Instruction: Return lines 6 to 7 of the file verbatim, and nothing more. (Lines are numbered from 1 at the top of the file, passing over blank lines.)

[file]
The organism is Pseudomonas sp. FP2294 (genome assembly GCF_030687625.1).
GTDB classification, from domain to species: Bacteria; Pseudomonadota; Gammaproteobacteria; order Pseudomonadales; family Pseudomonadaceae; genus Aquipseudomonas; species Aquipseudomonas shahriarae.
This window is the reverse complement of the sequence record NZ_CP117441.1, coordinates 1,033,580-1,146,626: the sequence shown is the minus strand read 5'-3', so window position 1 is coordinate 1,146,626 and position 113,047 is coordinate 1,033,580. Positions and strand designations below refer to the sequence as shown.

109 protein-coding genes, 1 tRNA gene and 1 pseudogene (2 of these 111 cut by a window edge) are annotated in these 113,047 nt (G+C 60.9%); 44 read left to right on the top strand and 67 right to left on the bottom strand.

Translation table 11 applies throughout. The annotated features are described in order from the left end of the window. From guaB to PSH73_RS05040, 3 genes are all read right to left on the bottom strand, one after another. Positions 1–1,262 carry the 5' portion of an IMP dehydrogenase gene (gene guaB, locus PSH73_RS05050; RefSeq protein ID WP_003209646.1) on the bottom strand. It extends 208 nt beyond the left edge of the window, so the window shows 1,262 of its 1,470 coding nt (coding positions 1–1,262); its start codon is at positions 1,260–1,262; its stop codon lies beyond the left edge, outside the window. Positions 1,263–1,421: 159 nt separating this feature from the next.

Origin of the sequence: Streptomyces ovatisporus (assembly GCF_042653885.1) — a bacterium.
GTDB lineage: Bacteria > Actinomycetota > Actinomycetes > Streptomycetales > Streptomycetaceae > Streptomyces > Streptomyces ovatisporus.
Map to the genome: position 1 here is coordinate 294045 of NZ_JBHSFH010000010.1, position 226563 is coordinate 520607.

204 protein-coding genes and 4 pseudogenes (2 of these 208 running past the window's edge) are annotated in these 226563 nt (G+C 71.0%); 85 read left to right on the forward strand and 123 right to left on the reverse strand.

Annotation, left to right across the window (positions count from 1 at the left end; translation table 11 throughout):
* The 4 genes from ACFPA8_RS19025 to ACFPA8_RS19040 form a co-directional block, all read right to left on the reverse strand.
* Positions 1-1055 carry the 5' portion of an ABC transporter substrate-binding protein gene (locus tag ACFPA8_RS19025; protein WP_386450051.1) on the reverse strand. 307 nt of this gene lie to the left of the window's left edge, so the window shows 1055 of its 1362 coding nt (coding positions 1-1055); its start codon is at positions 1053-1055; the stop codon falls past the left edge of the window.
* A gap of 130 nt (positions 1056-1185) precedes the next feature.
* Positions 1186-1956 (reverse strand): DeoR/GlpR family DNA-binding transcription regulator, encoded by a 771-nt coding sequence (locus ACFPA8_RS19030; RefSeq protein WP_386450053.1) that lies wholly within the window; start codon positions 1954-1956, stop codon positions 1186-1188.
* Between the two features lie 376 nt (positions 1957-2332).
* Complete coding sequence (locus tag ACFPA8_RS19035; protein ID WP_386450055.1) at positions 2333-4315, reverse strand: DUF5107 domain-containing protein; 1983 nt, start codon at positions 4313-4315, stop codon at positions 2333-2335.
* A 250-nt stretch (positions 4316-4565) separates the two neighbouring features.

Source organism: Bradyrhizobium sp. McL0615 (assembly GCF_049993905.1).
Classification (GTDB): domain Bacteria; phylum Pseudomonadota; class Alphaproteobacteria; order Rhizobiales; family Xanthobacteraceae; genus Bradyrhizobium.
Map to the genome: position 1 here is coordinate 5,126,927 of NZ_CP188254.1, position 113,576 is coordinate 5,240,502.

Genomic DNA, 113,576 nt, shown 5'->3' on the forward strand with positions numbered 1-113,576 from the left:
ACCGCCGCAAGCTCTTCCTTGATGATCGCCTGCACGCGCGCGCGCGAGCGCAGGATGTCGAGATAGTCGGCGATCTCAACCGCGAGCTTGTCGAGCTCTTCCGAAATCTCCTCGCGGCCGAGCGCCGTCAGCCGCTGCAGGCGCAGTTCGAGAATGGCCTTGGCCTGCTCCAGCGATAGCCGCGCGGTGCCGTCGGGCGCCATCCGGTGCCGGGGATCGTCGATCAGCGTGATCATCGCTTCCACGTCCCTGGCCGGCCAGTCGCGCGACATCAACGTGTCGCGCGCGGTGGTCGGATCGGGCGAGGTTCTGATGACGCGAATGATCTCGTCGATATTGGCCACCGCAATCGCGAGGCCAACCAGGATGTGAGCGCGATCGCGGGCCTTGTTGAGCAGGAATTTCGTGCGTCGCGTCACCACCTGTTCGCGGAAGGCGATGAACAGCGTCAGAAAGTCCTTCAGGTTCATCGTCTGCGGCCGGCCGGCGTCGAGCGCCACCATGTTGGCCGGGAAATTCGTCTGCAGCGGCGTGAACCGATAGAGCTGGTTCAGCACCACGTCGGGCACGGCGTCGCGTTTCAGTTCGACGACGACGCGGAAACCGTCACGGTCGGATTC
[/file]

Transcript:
Origin of the sequence: Streptomyces ovatisporus (assembly GCF_042653885.1) — a bacterium.
GTDB lineage: Bacteria > Actinomycetota > Actinomycetes > Streptomycetales > Streptomycetaceae > Streptomyces > Streptomyces ovatisporus.